Band Saw question

I have purchased a DELTA Shopmaster bandsaw. A table top but ideal for what I do. My question is that when I start cutting along a straight line I have to move the work off parallel about 15 degrees to follow the line. This is my first bandsaw. I went through the adjustments again. Have I miss something obvious?
TIA
Ken
Add pictures here
<% if( /^image/.test(type) ){ %>
<% } %>
<%-name%>
Add image file
Upload

First things first: since this is your first bandsaw, you should get yourself a copy of "The Band Saw Handbook" by Mark Duginske, ASAP.$12.57 at amazon.com. (Amazon.com product link shortened)
Now on to your problem... there are lots of things to consider here.
Are you using a rip fence to guide the stock, or just cutting freehand? If you're using a fence, is it adjusted dead parallel to the blade?
Is the blade tension high enough? A loose blade will deflect, and cause the cut to drift.
Is the height of the upper guide adjusted properly (just above the wood)? The farther apart the guides are, the more the blade can deflect.
Are the guide rollers and blocks adjusted properly? They should be just a hair away from the blade; check your owner's manual for adjustment procedures and recommended clearance. If there is too much slop in this adjustment, the blade can deflect far enough to cause the problem you're seeing.
Are you using a good quality blade, or the one that came with your saw? Factory-supplied blades are of notoriously mediocre-to-poor quality. I use mostly Timberwolf blades from Suffolk Machinery, which are of noticeably better quality than the Delta factory blades. There are other good brands out there, too. Do a Google Groups search -- there was a discussion here a month or so ago IIRC about different brands of bandsaw blades.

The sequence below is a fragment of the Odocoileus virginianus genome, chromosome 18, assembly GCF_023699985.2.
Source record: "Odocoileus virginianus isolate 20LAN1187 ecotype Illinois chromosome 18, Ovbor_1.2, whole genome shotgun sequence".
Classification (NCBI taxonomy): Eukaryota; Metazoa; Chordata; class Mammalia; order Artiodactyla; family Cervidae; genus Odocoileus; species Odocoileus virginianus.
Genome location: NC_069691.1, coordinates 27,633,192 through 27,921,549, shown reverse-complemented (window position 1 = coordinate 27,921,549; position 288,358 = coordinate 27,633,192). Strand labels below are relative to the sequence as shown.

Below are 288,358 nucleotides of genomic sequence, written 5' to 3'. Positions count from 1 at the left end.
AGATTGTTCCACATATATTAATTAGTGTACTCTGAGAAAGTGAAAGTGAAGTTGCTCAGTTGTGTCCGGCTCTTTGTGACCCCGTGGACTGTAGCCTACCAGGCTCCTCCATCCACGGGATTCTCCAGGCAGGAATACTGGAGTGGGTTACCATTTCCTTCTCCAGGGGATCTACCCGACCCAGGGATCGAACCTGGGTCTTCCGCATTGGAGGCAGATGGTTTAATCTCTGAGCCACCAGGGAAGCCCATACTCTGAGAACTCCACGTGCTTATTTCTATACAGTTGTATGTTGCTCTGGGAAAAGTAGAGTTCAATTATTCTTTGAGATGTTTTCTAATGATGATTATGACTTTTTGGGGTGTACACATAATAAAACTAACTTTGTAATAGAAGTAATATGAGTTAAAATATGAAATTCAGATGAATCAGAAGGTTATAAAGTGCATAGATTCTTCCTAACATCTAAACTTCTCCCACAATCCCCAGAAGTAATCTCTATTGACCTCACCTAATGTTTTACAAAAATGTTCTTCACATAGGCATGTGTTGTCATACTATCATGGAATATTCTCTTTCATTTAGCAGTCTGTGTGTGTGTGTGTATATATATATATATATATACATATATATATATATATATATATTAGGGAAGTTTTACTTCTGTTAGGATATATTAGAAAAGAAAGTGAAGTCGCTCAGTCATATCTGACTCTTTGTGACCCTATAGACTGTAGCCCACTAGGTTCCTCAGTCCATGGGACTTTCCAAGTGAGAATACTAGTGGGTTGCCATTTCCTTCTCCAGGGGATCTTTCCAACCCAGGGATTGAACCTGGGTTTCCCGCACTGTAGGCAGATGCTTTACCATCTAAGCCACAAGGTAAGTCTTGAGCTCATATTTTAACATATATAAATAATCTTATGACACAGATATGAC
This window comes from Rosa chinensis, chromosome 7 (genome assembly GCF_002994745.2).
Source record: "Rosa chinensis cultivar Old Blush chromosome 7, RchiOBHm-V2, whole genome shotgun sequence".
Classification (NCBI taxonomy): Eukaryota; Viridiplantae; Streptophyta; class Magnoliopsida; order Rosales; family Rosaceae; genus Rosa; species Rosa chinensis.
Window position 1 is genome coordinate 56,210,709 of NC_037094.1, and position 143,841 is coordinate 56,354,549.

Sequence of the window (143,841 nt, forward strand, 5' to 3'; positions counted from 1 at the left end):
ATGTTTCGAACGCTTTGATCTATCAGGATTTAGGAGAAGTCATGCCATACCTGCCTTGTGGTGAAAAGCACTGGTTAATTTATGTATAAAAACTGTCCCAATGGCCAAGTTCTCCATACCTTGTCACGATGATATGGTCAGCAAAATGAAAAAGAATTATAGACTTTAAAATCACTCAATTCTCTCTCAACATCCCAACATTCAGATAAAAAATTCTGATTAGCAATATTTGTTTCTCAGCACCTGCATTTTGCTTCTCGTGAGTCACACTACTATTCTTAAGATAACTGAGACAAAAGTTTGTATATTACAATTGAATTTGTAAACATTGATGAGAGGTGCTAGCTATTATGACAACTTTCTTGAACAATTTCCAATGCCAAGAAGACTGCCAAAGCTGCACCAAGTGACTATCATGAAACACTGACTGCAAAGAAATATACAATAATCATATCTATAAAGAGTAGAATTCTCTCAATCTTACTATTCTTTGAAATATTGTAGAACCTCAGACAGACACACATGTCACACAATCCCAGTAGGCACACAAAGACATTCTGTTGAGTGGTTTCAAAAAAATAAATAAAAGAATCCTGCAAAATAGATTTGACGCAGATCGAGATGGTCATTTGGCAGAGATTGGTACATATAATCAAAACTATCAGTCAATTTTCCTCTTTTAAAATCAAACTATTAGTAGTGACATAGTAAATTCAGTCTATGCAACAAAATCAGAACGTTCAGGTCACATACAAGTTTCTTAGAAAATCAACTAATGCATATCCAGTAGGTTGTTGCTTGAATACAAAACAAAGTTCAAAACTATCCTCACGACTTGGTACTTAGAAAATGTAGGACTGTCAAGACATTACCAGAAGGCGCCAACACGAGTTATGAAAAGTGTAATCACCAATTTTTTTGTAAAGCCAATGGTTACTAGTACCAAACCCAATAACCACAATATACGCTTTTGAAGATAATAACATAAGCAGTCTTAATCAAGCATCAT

Might the blade be damaged? If the teeth are sharper on one side than the other, or if the set of the teeth is greater on one side than the other, it won't ever cut straight.
Finally, since this is your first bandsaw, consider the possibility that it's your technique. :-) If this is the problem, the only cure is practice. :-)
Good luck!
-- Regards, Doug Miller (alphageek-at-milmac-dot-com)
Get a copy of my NEW AND IMPROVED TrollFilter for NewsProxy/Nfilter by sending email to autoresponder at filterinfo-at-milmac-dot-com You must use your REAL email address to get a response.
Add pictures here
<% if( /^image/.test(type) ){ %>
<% } %>
<%-name%>
Add image file
Upload
Ken in addition to checking to see if your fence is parallel you might also want to check your upper and lower guides. Often we get calls here at Carter from people with the same issue on 14" saws. It seems that many of the offshore manufactured machines are not exactly built to perfect specs. As such many seem to have the groove in the upper post machined slightly off center. The guide assemblies which sometimes use this groove to lock into place are then skewed slightly off center. This in turn causes the upper blocks or bearings to guide the blade in whatever director the skew is towards.
If the groove is way off, the skew is noticeable, but typically it's only slightly off and thus even proper guide adjustment will seem correct visually, but the guides will be forcing the blade off parallel. Unfortunately if you have this problem and the only attachment screw that secures the guides fits into the groove then your basically of luck, short of drilling and tapping a new set screw hole on the side. However if your guides do have a secondary set screw not used in the post groove ,which many do, then your all set. Basically you need to loosen all attachment screws, make sure the guide blocks or bearings (upper and lower) are parallel, then secure the guides with the non groove attaching set screws first. When they are secure you can snug up the grooved set screw, but don't over tighten as this will cause the guides to skew.